Answer me this.
Do you feel more at ease when you have the sense that you are somewhat in control over things or when you have little to no control over things?
(By the way – this is kind of a trick question. The fact is that 99% of life is out of our control, but back to the original question…)
I’m guessing you answered that you feel more at ease if you feel some sense of control.
Do you think your kids, being smaller and younger human beings themselves, would answer this question the same way?
They too feel more at ease the more control they feel (and think they have).
But, as stated before, we don’t control 99% of life.
It may be small, but it represents something big to each of us.
The 1% we control is OURSELVES.
We have ultimate control over what we think, feel and how we act.
Another word for this?
To be in charge of yourself.
This is a MAJOR. LIFE. SKILL.
How do we help our kids develop this skill?
How do we help them create the sense of control over themselves?
They need practice.
Which means we need to STOP controlling them so that they can START controlling themselves.
Can we, as parents, stop trying to completely control their schedules, packing them with activities, requirements and “resume’ building” endeavors?
Can we, as parents, stop trying to completely control how our kids should approach a challenge, a problem or school project?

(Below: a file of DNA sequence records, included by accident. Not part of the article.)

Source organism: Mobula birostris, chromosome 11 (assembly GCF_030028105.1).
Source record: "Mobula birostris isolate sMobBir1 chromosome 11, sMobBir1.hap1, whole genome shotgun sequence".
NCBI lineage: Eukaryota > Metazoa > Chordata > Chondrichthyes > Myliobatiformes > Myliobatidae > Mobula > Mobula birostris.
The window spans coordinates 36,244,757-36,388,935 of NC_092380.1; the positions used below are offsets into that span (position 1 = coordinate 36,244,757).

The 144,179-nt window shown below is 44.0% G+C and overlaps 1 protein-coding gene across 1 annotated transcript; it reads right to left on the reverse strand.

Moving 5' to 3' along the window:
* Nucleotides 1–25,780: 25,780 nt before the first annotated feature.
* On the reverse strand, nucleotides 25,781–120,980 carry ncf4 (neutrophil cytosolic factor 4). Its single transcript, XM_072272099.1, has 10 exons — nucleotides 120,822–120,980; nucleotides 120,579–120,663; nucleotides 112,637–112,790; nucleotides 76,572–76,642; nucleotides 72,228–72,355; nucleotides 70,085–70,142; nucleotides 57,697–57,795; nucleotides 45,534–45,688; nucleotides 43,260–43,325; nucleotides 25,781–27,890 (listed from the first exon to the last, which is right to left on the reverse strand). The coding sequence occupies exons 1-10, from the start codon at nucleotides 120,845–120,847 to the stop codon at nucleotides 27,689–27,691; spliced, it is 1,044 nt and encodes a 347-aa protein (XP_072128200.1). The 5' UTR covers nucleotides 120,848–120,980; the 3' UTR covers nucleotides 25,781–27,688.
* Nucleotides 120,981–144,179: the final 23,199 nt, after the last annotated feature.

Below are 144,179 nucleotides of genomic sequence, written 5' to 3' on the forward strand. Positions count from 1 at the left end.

Can we, as parents, strop trying to completely control their interactions with the outside world, buffering them from the pain of rejection (by making sure everyone is invited to every birthday party) or loss (by making sure everyone gets a trophy, win or lose)?
If kids’ schedules, assignments, social environments and thus – their emotions – are controlled by us, our kids start to feel MICROMANAGED.
And as adults who know how this can feel – especially if we were micromanaged as kids or as adults within our jobs and careers – we know how miserable being micromanaged feels.
It can make us and our micromanaged kids feel sad, hopeless and victims that have zero control over their lives.
If we want kids that are emotionally healthy…
If we want kids that aren’t overly anxious…
If we want kids that aren’t overly sad and hopeless…
If we want kids that can face life’s challenges…
We need to give some control over to our kids so they can build their self-regulation muscles.
They need to feel levels of discomfort and distress to build up the skills to manage those feelings.
They need to feel uncomfortable in order to build up the skills to tolerate being uncomfortable, especially since 50% of life is being uncomfortable.
“Where can I hand the ‘control baton’ over to my kid in the relay race of life?”
Can you assess, along with your child, if the activity they want to do has a schedule that isn’t dominating their (and the family’s) free time?
(And if it is an unacceptable amount of time, can you, together with your child, find a less time intense version of that activity?)
This is a great lesson in trade offs and living a life in balance.
Can you take a hands-off approach to your kid’s science fair project, book report presentation or other assignment, allowing your kid to bring their level of effort and vision to THEIR project?
Can you let your child feel left out if they weren’t invited to the birthday party without rushing in to take their mind off it?
Can you let your child feel like a loser if in fact they lost the game?